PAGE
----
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Buying a Car: Where to Go on Your Test Drive

Interested in buying a car? Of course, we all know it can be a hard process, between getting a loan, doing your research, shopping around and negotiating. Possibly the most important part of the car-buying process, though, and often one of the most overlooked, is test-driving. So, we have a few tips about where to go and what to do when you’re on a test drive.

Don’t Follow the Usual Route

When you take a test drive with a dealership salesperson, it’s likely that the route won’t be very long. This isn’t because the salesperson is trying to keep you from spending time with the car; instead, it’s usually because most customers simply don’t request anything longer.

We strongly advise you not to be one of those customers. Nearly any salesperson will allow a longer test drive, if a shopper requests it, especially if they’re serious about making a sale. In fact, we probably wouldn’t buy a car from a salesperson who didn’t allow us to spend as much time behind the wheel as we needed in order to feel comfortable.

Drive on Rough Roads

One of the most important places to go on a test drive is on rough roads. There are two reasons for this. One is obvious: You’ll know how a car drives on harsh surfaces. It would be no fun to drive home in a new car and discover later that the ride is too jarring for you to handle, which would be a problem that you’d only recognize more as you spent more time with the car.

The other reason that rough roads are an important place to go test-driving is that harsh surfaces will help you hear any issues with the suspension. When you’re on a rough road, we suggest turning down the stereo volume and listening for noises. A sound that’s out of place could mean that the car has suspension issues that need to be fixed.

Parallel Parking

Many shoppers on a test drive forget a crucial aspect of driving that can be very stressful: parallel parking. That’s why we strongly suggest that you take any vehicle to a parking space, even if there aren’t any other cars nearby, and attempt to parallel park. If you do, you might discover potential flaws with the car, such as poor visibility. Of course, you also might find out that the car is easy to park, which can only be a good thing.

Drive on a Highway

Most dealership salespeople make sure that getting on the highway is part of a test drive. In case they don’t, we strongly suggest that you head for the nearest highway and drive there for at least a few minutes. The reason: Cars sometimes behave a lot differently at high speeds than they do on city streets. You might hear wind noise you don’t like, for instance, or you might hear more noise from the tires than you want. Those are things that you won’t find out unless you take the car on the highway.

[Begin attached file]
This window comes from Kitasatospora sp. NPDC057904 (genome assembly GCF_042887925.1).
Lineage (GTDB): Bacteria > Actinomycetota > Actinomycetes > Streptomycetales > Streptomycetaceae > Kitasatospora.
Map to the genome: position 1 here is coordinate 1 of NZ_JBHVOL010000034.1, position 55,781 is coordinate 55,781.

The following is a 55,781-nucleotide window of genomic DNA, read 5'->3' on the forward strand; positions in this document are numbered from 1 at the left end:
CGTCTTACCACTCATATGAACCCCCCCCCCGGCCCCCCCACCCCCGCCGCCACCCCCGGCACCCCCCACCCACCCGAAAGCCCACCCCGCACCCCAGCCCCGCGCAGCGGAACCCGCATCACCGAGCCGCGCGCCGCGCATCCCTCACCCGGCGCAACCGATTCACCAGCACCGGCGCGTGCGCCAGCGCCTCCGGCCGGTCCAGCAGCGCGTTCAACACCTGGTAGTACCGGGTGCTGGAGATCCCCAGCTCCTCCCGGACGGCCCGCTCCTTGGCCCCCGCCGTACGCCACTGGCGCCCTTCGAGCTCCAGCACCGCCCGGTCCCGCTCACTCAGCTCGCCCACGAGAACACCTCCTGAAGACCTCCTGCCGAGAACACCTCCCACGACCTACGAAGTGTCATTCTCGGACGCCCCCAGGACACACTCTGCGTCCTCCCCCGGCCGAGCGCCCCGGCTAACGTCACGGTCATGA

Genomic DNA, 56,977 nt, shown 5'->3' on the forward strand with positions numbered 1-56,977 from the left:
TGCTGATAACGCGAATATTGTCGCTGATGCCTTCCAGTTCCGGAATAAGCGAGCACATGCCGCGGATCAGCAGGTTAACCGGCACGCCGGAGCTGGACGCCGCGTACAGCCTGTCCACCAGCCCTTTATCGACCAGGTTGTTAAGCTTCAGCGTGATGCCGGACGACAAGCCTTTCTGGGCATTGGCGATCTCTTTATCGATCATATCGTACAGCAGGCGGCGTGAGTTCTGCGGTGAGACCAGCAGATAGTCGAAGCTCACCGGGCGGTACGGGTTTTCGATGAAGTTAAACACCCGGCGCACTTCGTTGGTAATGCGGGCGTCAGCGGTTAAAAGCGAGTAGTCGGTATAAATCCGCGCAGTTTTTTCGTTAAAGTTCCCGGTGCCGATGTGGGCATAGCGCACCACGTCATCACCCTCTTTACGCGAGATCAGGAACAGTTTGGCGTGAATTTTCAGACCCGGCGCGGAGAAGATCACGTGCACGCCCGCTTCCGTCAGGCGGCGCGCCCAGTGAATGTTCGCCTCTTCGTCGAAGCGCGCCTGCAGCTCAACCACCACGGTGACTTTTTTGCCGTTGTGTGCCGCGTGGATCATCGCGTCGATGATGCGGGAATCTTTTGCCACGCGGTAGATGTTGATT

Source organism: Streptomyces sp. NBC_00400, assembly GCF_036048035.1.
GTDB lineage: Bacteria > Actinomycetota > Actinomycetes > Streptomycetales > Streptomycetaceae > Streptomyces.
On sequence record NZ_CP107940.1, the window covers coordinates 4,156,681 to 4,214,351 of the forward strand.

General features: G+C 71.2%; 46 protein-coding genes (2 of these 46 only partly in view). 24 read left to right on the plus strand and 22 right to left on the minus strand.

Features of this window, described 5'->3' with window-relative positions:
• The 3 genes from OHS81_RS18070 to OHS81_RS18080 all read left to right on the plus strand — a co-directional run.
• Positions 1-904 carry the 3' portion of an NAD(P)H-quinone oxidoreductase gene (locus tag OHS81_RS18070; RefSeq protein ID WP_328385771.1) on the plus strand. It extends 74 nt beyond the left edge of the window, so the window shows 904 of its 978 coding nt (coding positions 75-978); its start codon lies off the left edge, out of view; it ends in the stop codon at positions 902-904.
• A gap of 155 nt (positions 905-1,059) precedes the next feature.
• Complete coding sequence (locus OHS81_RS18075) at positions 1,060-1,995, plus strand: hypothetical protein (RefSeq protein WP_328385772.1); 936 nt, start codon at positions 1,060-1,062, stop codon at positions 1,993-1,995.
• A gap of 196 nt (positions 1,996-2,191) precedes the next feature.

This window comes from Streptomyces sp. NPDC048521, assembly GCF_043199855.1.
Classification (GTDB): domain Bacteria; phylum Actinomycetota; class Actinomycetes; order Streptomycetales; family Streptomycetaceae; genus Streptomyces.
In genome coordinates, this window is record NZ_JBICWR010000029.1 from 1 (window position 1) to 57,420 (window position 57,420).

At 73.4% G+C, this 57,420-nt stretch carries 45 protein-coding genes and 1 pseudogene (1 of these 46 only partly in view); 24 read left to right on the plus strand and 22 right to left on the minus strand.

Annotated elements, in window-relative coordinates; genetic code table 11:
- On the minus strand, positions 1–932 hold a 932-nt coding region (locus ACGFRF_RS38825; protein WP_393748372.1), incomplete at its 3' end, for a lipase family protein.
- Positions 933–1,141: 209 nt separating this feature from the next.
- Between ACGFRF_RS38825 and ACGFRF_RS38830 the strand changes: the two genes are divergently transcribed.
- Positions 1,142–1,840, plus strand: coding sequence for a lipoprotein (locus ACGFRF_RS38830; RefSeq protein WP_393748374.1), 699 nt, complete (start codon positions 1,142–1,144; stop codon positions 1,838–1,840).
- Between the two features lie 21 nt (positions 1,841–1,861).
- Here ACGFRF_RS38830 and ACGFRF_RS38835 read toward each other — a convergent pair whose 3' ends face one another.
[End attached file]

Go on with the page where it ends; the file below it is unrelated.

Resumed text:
Drive on Curvy Roads

After you’ve driven on a rough road and on the highway, your next stop should be a road with some curves. You’ll want to do this in order to feel the physics of the car. Is it too top-heavy? Do its motions make you carsick? And, of course, do you feel like the steering and handling is adequate for your needs? A curvy road is the best place to answer each of those questions.

Try Your Garage?

If you have a small garage or parking space, this one might be a no-brainer, but we felt like reminding you anyway. Before signing the papers on any new or used car, take it to your garage just to make sure that it fits. The last thing you’ll want to do is drive home in your new car only to discover that you can’t park it in your designated space.

Don’t Be Shy

Our most important test-driving advice for shoppers interested in buying a car is simple: Don’t be shy about asking for a longer test drive in order to reach the places we’ve mentioned. After all, it’s likely that you’ll own your next car for years to come, and that means you’ll want to spend more than a few minutes behind the wheel before you sign the papers and drive it home.

Doug Demuro
Doug DeMuro writes articles and makes videos, mainly about cars. Doug was born in Denver, Colorado, and received an economics degree from Emory University in Atlanta. After graduation, Doug spent three years working for Porsche Cars North America. Eventually, he quit his job to become a writer, largely because it meant that he no longer had to wear pants. Doug’s work has been featured in a... Read More

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